Sleep Series 3

According to Jessica Payne, a psychologist at Notre Dame University, going to sleep right after studying can help you remember new information.  In a recent study, Payne found that “memory was superior when sleep occurred shortly after learning rather than following a full day of wakefulness.”[1]

Penn State students ranked sleep difficulty as the third highest health issue affecting their academics.[2]

Here are three tips that could help you sleep better:

  1. Get 7 to 9 hours of sleep! This will maximize your learning, memory, and academic performance.
  2. Keep a consistent sleep schedule: going to sleep and waking up around the same time every day will help you set your internal clock and help you get better sleep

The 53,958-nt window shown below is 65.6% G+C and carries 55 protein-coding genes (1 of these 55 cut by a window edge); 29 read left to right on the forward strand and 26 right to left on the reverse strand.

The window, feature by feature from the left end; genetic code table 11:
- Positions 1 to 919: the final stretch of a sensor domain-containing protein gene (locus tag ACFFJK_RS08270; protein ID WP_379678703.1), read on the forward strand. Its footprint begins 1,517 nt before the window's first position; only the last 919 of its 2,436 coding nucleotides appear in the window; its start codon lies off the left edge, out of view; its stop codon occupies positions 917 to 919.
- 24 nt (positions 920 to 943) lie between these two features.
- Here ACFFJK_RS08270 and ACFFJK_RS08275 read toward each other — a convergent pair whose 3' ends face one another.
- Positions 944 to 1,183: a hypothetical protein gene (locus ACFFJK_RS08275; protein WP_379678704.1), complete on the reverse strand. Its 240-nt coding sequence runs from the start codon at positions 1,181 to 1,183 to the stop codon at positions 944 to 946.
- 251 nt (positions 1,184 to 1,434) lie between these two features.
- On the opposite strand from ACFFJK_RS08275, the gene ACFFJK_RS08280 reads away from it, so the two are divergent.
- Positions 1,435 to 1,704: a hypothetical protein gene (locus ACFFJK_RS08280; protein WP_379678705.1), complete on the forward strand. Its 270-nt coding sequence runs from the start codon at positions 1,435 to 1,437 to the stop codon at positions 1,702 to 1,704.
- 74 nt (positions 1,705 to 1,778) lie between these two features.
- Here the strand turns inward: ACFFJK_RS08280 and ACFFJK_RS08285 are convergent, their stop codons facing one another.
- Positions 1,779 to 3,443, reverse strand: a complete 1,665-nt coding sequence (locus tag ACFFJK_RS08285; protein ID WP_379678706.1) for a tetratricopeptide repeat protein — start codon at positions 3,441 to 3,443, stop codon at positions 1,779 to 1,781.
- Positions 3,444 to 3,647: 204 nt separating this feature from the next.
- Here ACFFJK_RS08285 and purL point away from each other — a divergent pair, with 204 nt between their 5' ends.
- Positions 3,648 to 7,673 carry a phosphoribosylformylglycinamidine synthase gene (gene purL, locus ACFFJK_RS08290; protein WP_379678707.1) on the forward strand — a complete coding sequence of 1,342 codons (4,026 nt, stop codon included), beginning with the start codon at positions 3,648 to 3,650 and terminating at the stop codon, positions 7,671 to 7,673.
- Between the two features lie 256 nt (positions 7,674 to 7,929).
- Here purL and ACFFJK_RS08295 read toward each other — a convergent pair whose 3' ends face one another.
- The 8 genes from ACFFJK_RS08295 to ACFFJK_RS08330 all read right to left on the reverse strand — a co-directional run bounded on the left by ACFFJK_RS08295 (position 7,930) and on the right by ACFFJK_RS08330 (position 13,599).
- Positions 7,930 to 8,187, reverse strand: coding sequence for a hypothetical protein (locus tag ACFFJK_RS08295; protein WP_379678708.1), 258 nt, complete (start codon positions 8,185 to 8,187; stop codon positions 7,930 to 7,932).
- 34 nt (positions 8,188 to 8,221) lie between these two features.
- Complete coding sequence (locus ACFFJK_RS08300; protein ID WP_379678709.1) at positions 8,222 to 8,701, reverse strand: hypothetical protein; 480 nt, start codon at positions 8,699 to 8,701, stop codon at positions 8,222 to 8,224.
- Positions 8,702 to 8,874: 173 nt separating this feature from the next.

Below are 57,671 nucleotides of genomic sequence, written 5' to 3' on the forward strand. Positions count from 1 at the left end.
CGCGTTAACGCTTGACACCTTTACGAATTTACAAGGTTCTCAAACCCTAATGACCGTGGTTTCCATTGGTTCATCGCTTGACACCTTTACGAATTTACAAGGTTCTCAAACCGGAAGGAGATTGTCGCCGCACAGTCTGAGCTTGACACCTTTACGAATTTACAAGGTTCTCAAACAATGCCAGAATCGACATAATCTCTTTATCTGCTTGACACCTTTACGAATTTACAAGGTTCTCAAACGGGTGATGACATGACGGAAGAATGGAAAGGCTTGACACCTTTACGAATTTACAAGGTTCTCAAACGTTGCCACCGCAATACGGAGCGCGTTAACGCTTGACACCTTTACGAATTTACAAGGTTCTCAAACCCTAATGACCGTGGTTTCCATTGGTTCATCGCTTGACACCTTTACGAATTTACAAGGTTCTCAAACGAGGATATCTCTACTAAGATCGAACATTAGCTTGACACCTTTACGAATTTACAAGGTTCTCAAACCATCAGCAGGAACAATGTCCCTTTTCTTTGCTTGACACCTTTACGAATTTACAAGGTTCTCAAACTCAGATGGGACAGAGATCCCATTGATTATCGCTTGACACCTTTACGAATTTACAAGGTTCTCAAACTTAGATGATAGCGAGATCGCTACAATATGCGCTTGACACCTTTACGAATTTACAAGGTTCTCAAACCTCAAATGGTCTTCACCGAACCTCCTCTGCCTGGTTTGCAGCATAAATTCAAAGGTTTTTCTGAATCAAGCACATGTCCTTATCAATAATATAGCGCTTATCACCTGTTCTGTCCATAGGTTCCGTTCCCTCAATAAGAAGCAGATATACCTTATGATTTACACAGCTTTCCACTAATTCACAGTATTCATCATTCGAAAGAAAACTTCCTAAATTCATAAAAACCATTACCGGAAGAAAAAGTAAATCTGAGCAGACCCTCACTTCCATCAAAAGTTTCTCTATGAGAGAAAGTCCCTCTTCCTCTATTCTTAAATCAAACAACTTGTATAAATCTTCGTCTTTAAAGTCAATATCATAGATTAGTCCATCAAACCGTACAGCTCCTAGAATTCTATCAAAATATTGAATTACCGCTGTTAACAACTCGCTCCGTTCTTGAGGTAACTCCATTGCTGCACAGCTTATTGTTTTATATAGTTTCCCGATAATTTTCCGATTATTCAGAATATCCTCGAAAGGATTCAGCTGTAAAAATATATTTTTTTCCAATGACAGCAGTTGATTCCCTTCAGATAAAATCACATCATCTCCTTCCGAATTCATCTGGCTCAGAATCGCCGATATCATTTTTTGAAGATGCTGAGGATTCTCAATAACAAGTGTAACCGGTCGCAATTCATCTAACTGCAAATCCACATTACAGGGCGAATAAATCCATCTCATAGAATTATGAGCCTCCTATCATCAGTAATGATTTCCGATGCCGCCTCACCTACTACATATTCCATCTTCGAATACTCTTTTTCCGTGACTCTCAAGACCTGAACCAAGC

3. Relax! Create a pre-sleep ritual.  Get ready for bed each night by practicing deep breathing or listening to relaxing music.

Stop by 201 Student Health Center to pick up your free sleep kit.  It includes an eye mask, earplugs, and tips from the Sleep Sheep on how to get a better night’s sleep.

[1] Payne, J. D., Tucker, M. A., Ellenbogen, J. M., Wamsley, E. J., Walker, M. P., Schacter, D. L., & Stickgold, R. (n.d.). Memory for Semantically Related and Unrelated Declarative Information: The Benefit of Sleep, the Cost of Wake. Retrieved April 11, 2017, from http://journals.plos.org/plosone/article/authors?id=10.1371%2Fjournal.pone.0033079

[2] Healthy Penn State. University Health Services, n.d. Web. 28 Mar. 2017.

https://cpb-us-e1.wpmucdn.com/sites.psu.edu/dist/b/4423/files/2016/07/Accessible-version-PSU-Annual-Report-2016.pdf

 

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